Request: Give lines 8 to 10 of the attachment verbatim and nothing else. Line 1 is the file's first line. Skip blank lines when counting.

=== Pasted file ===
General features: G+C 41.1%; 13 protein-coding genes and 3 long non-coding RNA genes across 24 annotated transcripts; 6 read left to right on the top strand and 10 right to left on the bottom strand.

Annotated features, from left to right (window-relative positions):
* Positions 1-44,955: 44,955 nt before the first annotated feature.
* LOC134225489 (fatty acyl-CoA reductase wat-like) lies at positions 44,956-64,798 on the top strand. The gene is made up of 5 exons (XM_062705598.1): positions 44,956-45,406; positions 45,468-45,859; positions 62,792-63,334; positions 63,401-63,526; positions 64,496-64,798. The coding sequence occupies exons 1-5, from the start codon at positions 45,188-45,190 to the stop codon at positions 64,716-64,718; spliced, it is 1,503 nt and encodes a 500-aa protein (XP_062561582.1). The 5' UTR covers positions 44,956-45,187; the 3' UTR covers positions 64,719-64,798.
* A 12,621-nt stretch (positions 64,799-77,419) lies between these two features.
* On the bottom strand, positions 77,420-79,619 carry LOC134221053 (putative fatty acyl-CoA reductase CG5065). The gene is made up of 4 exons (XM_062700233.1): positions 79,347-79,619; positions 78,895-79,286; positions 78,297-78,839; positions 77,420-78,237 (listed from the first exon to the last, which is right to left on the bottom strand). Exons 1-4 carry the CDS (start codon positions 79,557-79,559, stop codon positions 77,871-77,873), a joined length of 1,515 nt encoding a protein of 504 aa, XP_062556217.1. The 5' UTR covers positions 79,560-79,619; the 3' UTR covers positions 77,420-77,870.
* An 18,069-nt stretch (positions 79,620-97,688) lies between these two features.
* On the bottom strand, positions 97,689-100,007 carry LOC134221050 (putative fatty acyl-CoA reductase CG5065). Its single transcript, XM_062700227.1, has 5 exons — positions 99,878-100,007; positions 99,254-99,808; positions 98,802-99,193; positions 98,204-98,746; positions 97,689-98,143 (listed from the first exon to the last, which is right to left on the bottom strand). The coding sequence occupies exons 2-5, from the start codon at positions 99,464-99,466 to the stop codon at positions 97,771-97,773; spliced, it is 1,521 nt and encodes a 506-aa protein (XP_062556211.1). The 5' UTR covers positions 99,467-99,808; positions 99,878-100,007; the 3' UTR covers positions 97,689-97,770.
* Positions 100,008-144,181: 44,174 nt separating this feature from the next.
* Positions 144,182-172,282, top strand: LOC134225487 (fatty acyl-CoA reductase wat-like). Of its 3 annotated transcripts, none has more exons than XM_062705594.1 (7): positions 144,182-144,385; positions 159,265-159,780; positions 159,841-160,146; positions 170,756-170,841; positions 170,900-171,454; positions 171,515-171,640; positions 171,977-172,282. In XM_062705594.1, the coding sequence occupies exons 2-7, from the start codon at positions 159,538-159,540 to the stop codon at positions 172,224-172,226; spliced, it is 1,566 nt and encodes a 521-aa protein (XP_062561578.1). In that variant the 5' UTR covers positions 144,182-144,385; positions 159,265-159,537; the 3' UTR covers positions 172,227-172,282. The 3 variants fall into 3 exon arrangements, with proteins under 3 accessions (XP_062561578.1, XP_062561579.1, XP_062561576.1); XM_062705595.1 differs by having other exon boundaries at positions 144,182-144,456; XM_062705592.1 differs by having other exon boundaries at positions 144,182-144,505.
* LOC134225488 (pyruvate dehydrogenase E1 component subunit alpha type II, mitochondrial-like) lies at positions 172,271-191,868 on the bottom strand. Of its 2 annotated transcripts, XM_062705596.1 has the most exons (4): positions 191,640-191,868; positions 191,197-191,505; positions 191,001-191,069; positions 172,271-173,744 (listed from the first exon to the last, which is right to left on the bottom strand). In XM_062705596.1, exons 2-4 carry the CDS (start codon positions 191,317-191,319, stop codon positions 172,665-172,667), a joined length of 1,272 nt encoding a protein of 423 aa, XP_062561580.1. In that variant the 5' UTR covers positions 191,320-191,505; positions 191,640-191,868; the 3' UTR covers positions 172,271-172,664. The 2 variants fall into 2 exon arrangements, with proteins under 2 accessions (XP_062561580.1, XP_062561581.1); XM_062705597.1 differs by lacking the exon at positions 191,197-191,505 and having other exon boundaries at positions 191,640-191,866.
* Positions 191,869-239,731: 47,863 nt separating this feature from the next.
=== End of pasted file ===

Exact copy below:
* On the bottom strand, positions 97,689-100,007 carry LOC134221050 (putative fatty acyl-CoA reductase CG5065). Its single transcript, XM_062700227.1, has 5 exons — positions 99,878-100,007; positions 99,254-99,808; positions 98,802-99,193; positions 98,204-98,746; positions 97,689-98,143 (listed from the first exon to the last, which is right to left on the bottom strand). The coding sequence occupies exons 2-5, from the start codon at positions 99,464-99,466 to the stop codon at positions 97,771-97,773; spliced, it is 1,521 nt and encodes a 506-aa protein (XP_062556211.1). The 5' UTR covers positions 99,467-99,808; positions 99,878-100,007; the 3' UTR covers positions 97,689-97,770.
* Positions 100,008-144,181: 44,174 nt separating this feature from the next.
* Positions 144,182-172,282, top strand: LOC134225487 (fatty acyl-CoA reductase wat-like). Of its 3 annotated transcripts, none has more exons than XM_062705594.1 (7): positions 144,182-144,385; positions 159,265-159,780; positions 159,841-160,146; positions 170,756-170,841; positions 170,900-171,454; positions 171,515-171,640; positions 171,977-172,282. In XM_062705594.1, the coding sequence occupies exons 2-7, from the start codon at positions 159,538-159,540 to the stop codon at positions 172,224-172,226; spliced, it is 1,566 nt and encodes a 521-aa protein (XP_062561578.1). In that variant the 5' UTR covers positions 144,182-144,385; positions 159,265-159,537; the 3' UTR covers positions 172,227-172,282. The 3 variants fall into 3 exon arrangements, with proteins under 3 accessions (XP_062561578.1, XP_062561579.1, XP_062561576.1); XM_062705595.1 differs by having other exon boundaries at positions 144,182-144,456; XM_062705592.1 differs by having other exon boundaries at positions 144,182-144,505.